Top Stories
Top Stories
Government Agencies

Financial watchdog with bite to depart his agency

Ben Protess
David Meister, the head of the Commodity Futures Trading Commission's enforcement unit, in his office in Washington, Sept. 27, 2013.
Daniel Rosenbaum | The New York Times

David Meister is waging legal battles against some of the biggest names in finance.

There's JPMorgan Chase, the nation's largest bank. The CME Group, one of the world's largest futures exchanges. And Jon S. Corzine, the former governor of New Jersey.

But now, Mr. Meister is poised to step down from his role as head of the Commodity Futures Trading Commission's enforcement unit, a move that may put the future of those cases in question.

Mr. Meister is expected to announce his departure on Tuesday, capping his effort to embolden an agency once dismissed as "the watchdog that didn't bark."

(

Over a nearly three-year stretch, Mr. Meister helped write new rules to expand the enforcement unit's authority, overhauled the unit's management ranks and filed a record number of actions against the financial industry. An investigation into the banking industry's manipulation of benchmark interest rates—a crackdown on banks like UBS and Barclays—defined his tenure.

CFTC considering high-speed controls

Mr. Meister's departure foreshadows the exit of Gary Gensler, the agency's chairman, whose term expires in December. Mr. Gensler hired Mr. Meister and, much to the dismay of Wall Street, has imposed dozens of new regulations in the wake of the financial crisis.

Yet skeptics remain, by turns attacking the agency as too tough or too lenient. One of the agency's own commissioners, for example, questioned Mr. Meister's decision to impose only nominal fines on certain companies.

For his part, Mr. Meister points to the recent onslaught of enforcement cases. And unlike in past years, the agency opted to litigate rather than settle many of the cases. That change reflected a policy Mr. Meister outlined his first week in office in January 2011, when he told the enforcement staff, "While we won't bring cases we don't think we can win, if the best settlement a defendant offers is beneath what we think is acceptable, we won't hesitate, and we won't go lower," according to a person who attended the speech.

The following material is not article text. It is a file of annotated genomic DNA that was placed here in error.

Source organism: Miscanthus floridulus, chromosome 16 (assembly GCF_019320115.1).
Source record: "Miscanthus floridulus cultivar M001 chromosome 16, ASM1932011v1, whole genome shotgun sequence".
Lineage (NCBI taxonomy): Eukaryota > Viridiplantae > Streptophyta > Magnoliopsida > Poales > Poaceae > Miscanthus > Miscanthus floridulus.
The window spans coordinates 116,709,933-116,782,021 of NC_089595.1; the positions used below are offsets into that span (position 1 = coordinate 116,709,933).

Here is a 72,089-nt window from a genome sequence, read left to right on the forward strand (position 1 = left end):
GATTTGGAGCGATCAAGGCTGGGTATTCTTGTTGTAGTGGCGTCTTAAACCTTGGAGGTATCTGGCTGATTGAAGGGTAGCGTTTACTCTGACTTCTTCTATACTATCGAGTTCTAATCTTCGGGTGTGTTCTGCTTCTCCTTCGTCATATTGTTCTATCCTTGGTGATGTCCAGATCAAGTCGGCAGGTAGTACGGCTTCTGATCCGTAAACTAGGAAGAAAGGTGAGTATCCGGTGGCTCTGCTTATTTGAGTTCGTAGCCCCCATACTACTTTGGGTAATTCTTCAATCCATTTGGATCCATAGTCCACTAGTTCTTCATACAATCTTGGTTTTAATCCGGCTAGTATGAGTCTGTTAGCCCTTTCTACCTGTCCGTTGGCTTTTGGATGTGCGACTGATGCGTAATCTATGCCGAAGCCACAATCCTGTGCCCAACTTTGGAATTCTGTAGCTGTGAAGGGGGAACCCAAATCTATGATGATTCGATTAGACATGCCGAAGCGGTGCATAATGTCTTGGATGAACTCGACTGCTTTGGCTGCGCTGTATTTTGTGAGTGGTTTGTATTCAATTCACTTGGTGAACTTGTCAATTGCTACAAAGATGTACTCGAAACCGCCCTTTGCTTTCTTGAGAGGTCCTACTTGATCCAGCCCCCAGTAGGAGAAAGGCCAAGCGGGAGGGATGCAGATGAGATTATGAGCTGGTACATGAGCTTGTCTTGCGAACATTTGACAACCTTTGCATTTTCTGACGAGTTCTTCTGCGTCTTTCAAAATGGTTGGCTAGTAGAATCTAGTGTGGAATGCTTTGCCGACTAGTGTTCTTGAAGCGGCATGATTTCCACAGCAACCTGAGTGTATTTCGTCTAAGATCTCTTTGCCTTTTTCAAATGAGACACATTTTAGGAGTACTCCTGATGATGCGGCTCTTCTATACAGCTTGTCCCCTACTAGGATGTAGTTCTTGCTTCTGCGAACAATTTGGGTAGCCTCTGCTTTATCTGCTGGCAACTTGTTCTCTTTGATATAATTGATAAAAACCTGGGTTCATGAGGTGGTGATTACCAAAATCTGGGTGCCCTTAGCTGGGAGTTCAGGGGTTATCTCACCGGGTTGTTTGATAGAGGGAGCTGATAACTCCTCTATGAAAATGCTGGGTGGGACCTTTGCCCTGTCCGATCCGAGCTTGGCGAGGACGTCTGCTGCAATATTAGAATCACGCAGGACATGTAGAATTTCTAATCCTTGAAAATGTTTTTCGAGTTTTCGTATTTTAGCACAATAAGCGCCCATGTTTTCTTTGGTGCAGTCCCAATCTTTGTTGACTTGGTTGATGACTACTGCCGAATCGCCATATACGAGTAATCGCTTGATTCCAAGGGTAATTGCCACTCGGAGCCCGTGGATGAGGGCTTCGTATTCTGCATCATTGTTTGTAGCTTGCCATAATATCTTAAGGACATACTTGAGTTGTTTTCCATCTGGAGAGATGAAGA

In an interview on Monday, Mr. Meister said that he was leaving an invigorated enforcement unit. "We're really in an upward trajectory," he said, adding that he has not begun to search for another job. "There is a real energy in the agency."

It is unclear whether Mr. Meister and Mr. Gensler will take some of that energy with them. Their exit comes at an awkward time for the agency, which is locked in litigation over some of its biggest cases.

The JPMorgan investigation centers on whether the bank's traders in London built a position so big that they manipulated the market for financial contracts known as derivatives. While the agency has not sued JPMorgan, the enforcement unit began drafting charges after settlement talks broke down in recent weeks, people briefed on the case said.

More from The New York Times:
Wall Street Firm Despite US Shutdown
Japan Sales Tax to Increase Next Year, Abe Says
An Ex-Trader, Now a Sociologist, Looks at the Changes in Goldman

The sticking point, the people said, was Mr. Meister's demand that the bank acknowledge wrongdoing. The bank balked at that demand, though it was open to paying a $100 million fine.

JPMorgan and the agency reopened settlement talks about a week ago, the people said. Still, Mr. Meister may leave before a decision emerges.

Mr. Meister adopted a similarly aggressive stance with the CME Group, known to possess cozy ties to the trading commission. In the agency's first ever action against CME, filed in February, Mr. Meister accused it of releasing confidential customer information to an outside broker.

CME, which continues to fight the case, has said that the "incidents have already been addressed and handled appropriately, and involved no harm to any customer or the markets."